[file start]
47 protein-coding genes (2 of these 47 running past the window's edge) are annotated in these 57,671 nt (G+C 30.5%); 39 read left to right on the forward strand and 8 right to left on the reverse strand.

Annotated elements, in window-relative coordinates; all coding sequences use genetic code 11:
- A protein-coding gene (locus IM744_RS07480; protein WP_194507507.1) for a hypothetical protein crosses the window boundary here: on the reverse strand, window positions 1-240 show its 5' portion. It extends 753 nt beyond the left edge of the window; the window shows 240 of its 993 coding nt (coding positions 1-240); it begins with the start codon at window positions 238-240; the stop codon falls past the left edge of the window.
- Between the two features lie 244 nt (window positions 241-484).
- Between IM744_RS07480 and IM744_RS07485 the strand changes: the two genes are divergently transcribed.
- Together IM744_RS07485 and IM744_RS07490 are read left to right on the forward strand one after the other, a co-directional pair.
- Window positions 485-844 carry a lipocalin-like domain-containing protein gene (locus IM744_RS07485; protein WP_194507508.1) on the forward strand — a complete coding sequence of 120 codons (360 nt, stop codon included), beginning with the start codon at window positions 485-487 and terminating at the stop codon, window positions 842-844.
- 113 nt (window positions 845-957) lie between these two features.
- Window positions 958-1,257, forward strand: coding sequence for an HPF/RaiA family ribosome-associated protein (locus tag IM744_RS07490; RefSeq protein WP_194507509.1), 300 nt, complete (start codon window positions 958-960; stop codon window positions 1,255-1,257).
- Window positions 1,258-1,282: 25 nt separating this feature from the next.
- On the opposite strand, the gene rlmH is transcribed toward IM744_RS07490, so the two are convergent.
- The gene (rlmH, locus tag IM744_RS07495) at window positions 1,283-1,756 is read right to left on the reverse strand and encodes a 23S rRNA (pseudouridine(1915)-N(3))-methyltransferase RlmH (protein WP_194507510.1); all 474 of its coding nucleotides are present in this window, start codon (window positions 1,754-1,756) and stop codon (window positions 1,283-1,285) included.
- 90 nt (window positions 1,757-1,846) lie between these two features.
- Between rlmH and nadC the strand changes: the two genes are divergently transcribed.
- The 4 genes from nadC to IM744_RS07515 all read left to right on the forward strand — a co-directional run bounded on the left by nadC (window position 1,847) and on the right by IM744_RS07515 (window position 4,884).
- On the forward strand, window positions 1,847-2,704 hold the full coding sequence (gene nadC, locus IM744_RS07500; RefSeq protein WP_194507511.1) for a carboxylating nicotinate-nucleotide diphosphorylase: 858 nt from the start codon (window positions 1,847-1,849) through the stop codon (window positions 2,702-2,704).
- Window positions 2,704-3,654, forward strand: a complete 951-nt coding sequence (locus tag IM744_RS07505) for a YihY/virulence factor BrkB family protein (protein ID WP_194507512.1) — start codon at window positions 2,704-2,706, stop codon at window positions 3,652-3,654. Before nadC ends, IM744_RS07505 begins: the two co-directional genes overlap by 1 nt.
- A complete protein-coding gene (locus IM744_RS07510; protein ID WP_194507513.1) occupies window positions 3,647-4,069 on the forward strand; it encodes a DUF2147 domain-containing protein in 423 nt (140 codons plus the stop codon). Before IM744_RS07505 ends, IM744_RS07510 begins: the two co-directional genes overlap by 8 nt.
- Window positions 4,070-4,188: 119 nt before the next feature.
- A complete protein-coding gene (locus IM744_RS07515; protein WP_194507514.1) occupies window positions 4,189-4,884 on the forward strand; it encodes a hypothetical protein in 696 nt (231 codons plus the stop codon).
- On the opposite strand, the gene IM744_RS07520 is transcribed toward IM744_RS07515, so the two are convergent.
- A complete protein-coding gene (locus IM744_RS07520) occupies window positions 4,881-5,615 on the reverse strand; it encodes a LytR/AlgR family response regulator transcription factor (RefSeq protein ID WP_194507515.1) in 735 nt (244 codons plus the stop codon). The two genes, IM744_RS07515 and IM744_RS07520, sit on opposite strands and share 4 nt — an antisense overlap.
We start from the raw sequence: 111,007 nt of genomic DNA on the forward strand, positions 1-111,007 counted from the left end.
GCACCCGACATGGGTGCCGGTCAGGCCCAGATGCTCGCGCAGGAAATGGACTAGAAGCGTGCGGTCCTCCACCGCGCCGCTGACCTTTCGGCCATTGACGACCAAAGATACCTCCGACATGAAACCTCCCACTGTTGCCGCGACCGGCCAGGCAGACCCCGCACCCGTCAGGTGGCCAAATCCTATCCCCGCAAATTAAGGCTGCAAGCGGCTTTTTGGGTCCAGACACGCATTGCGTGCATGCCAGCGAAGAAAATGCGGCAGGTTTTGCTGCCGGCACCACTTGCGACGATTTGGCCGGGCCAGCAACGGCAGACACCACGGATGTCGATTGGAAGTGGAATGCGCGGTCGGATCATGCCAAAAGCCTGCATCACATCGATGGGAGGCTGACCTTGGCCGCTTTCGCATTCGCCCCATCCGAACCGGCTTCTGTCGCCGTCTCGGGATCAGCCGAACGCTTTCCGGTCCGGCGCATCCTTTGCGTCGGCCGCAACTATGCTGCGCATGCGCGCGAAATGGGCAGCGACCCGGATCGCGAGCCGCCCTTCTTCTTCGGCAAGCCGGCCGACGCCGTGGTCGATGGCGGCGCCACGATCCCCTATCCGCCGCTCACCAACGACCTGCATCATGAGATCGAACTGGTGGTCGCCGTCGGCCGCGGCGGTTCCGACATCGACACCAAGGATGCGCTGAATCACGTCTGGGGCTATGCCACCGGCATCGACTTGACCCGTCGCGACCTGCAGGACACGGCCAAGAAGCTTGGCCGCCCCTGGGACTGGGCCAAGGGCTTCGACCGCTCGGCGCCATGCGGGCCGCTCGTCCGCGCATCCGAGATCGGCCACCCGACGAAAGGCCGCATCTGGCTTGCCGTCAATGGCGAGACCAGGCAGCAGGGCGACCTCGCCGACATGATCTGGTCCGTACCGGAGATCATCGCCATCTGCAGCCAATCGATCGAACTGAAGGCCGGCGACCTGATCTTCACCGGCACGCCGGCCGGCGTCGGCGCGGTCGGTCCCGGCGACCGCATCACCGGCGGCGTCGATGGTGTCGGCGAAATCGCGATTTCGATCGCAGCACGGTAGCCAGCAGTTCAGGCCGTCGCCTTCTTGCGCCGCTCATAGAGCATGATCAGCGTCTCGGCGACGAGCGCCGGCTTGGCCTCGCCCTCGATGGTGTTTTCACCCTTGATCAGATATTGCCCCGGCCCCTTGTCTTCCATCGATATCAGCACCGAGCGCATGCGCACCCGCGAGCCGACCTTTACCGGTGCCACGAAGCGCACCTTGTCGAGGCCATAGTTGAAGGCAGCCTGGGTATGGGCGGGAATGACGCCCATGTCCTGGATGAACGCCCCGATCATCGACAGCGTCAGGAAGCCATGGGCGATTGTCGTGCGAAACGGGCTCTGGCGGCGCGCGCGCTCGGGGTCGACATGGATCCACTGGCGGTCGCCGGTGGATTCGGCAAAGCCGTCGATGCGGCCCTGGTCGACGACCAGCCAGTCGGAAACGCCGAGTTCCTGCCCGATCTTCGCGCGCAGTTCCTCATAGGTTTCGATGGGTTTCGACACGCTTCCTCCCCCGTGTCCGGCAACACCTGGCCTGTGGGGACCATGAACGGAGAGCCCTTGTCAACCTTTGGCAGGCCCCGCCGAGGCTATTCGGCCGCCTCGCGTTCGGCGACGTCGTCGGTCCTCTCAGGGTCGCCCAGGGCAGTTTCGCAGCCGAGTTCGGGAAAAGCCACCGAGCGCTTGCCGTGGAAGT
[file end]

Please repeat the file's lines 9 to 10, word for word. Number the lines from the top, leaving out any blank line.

- Window positions 958-1,257, forward strand: coding sequence for an HPF/RaiA family ribosome-associated protein (locus tag IM744_RS07490; RefSeq protein WP_194507509.1), 300 nt, complete (start codon window positions 958-960; stop codon window positions 1,255-1,257).
- Window positions 1,258-1,282: 25 nt separating this feature from the next.